By Mark Levesque, BA Student, Simon Fraser University
National vote intentions for the Liberals and NDP have continued to shift throughout April, continuing the volatility exhibited in the past couple months. Despite this volatility, however, support for the governing Conservative Party of Canada has remained stable during this period, with the Conservatives rising 0.1 percentage points to 33.2% nationally. The Conservatives are still the primary choice for a plurality of Canadians, although following their 2 percentage point fall during April, the party remains around 6 percentage points below their election day result. Their lead is also now within the margin of error of the second place party. More on that below.
The most dramatic movement, as indicated by the figure for May, has been in the Opposition benches. National support for the Official Opposition, the New Democratic Party, has fallen 7.2 percentage points from 27.5% to 20.3%. This is a substantial drop for the NDP, situating the party nearly 13 percentage points behind the governing Conservatives, and 10.3 percentage points behind their 2011 election result. Also, this period has witnessed the first time since the 2011 election in which polling data indicates that support for the NDP has dropped below that of the Liberal Party of Canada. Support for the Liberals has risen a considerable 6.8 percentage points, building on their rise of 2.4 percentage points documented in the last update, placing Liberal support at 32.1% nationally. These figures place the Liberals 1.1 percentage points behind the Conservatives, and almost 12 percentage points ahead of the NDP. This is a remarkable increase in support for the Liberal party, placing them second in national voting intentions for the first time since the 2011 election, 13.2 percentage points ahead of their third place result, and within the margin of error from the leading Conservatives. Despite the volatility in the Opposition benches, however, support for the Bloc Quebecois remains stable, rising 0.5 percentage points to 6.8%.
The data indicates substantial volatility in support for the NDP and Liberal parties, and while there are a multitude of factors that could have influenced this shift in national voting intentions, there is one major factor to which the majority of this movement could plausibly be accredited. On April 14 the Liberal Party’s leadership race concluded, with Justin Trudeau, a Quebec MP and son of former Prime Minister Pierre Elliot Trudeau, winning a landslide first ballot victory. Mr. Trudeau’s victory coincides well with the recent rise of the Liberal support since his victory (which might even help explain some of the prior upward movement, as his victory appeared to be a foregone conclusion to many), with several commentators dubbing this phenomenon Trudeaumania 2.0 in reference to a period of substantial personal popularity for his father in the 1960’s and 1970’s.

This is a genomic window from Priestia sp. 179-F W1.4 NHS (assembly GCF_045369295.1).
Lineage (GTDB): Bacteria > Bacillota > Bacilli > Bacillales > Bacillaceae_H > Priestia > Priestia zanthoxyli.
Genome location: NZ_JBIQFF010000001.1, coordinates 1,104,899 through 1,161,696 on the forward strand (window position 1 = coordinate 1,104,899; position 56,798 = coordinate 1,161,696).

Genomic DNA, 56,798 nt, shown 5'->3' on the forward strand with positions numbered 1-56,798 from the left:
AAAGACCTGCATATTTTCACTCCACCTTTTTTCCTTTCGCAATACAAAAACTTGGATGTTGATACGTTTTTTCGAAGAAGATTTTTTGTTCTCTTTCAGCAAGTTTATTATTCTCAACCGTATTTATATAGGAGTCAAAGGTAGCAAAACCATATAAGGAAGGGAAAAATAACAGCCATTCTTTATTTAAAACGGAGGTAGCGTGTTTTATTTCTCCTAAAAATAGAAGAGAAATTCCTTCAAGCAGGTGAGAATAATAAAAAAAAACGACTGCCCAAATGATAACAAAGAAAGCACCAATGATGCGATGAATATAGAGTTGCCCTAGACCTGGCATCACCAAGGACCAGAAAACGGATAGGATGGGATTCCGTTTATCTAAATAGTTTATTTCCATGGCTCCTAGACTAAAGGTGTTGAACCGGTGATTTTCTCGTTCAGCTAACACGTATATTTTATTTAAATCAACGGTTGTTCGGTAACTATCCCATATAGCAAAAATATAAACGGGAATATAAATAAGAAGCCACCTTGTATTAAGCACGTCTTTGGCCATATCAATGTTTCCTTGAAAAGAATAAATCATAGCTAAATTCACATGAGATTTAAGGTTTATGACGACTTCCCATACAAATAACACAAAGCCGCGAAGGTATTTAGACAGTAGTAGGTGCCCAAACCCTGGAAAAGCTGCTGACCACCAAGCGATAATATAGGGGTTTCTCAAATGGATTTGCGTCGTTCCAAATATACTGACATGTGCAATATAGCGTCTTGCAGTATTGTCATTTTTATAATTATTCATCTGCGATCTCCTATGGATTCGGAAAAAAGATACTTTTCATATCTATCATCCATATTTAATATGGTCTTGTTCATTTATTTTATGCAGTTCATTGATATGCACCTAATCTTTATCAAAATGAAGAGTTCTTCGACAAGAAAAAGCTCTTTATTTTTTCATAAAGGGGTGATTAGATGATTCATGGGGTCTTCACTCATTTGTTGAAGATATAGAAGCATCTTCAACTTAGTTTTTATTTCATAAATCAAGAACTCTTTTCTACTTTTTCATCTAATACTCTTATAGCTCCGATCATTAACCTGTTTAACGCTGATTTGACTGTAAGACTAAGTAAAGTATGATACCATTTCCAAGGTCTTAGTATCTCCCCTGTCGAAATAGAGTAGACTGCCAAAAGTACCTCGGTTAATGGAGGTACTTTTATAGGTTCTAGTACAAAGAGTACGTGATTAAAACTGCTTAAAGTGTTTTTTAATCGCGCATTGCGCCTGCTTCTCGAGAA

Inferring from the rise of Liberal support, the stability of the Conservatives and the BQ and the decline of the NDP, it appears that the rise in Liberal support has come at the expense of NDP support. However, it remains to be seen whether or not the Liberals can maintain this level of support. Support for the NDP also reached its highest point since election day following their own leadership race in which they elected Thomas Mulcair as party leader, only to have subsided in the months to follow. It will be interesting to see how support for the Liberals trends from this point. The Conservatives have already released ads critical of Mr. Trudeau, and if it is true that a large portion of the Liberal rise has come at the expense of the NDP, we can expect the NDP to start taking aim at the Liberal Party as well, in an effort to maintain the breakthroughs the party made in May 2011.